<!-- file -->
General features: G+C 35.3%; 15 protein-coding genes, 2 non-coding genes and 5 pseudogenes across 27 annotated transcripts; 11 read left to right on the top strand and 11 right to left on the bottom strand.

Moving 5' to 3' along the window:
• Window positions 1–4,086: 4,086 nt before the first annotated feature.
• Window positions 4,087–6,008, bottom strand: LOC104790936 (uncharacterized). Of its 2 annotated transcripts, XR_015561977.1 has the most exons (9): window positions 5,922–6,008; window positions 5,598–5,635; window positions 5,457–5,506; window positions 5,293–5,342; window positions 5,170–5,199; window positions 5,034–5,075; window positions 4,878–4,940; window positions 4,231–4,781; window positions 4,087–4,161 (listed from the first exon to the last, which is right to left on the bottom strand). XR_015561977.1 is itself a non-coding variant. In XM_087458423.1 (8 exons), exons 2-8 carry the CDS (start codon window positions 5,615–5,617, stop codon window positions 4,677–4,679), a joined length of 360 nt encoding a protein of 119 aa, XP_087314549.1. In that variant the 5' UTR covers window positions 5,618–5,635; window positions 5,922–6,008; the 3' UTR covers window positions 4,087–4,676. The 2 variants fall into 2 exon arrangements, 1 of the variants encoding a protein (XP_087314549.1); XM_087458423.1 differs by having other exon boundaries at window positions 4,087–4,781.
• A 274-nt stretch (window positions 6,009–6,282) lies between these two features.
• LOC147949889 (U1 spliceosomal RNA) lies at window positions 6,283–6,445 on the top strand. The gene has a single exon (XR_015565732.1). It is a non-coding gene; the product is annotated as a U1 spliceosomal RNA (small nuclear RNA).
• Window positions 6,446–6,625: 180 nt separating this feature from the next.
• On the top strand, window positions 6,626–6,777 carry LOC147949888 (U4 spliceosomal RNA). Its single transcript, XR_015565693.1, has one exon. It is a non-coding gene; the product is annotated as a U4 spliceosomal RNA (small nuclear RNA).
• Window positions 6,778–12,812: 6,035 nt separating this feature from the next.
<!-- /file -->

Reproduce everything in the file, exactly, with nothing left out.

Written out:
General features: G+C 35.3%; 15 protein-coding genes, 2 non-coding genes and 5 pseudogenes across 27 annotated transcripts; 11 read left to right on the top strand and 11 right to left on the bottom strand.

Moving 5' to 3' along the window:
• Window positions 1–4,086: 4,086 nt before the first annotated feature.
• Window positions 4,087–6,008, bottom strand: LOC104790936 (uncharacterized). Of its 2 annotated transcripts, XR_015561977.1 has the most exons (9): window positions 5,922–6,008; window positions 5,598–5,635; window positions 5,457–5,506; window positions 5,293–5,342; window positions 5,170–5,199; window positions 5,034–5,075; window positions 4,878–4,940; window positions 4,231–4,781; window positions 4,087–4,161 (listed from the first exon to the last, which is right to left on the bottom strand). XR_015561977.1 is itself a non-coding variant. In XM_087458423.1 (8 exons), exons 2-8 carry the CDS (start codon window positions 5,615–5,617, stop codon window positions 4,677–4,679), a joined length of 360 nt encoding a protein of 119 aa, XP_087314549.1. In that variant the 5' UTR covers window positions 5,618–5,635; window positions 5,922–6,008; the 3' UTR covers window positions 4,087–4,676. The 2 variants fall into 2 exon arrangements, 1 of the variants encoding a protein (XP_087314549.1); XM_087458423.1 differs by having other exon boundaries at window positions 4,087–4,781.
• A 274-nt stretch (window positions 6,009–6,282) lies between these two features.
• LOC147949889 (U1 spliceosomal RNA) lies at window positions 6,283–6,445 on the top strand. The gene has a single exon (XR_015565732.1). It is a non-coding gene; the product is annotated as a U1 spliceosomal RNA (small nuclear RNA).
• Window positions 6,446–6,625: 180 nt separating this feature from the next.
• On the top strand, window positions 6,626–6,777 carry LOC147949888 (U4 spliceosomal RNA). Its single transcript, XR_015565693.1, has one exon. It is a non-coding gene; the product is annotated as a U4 spliceosomal RNA (small nuclear RNA).
• Window positions 6,778–12,812: 6,035 nt separating this feature from the next.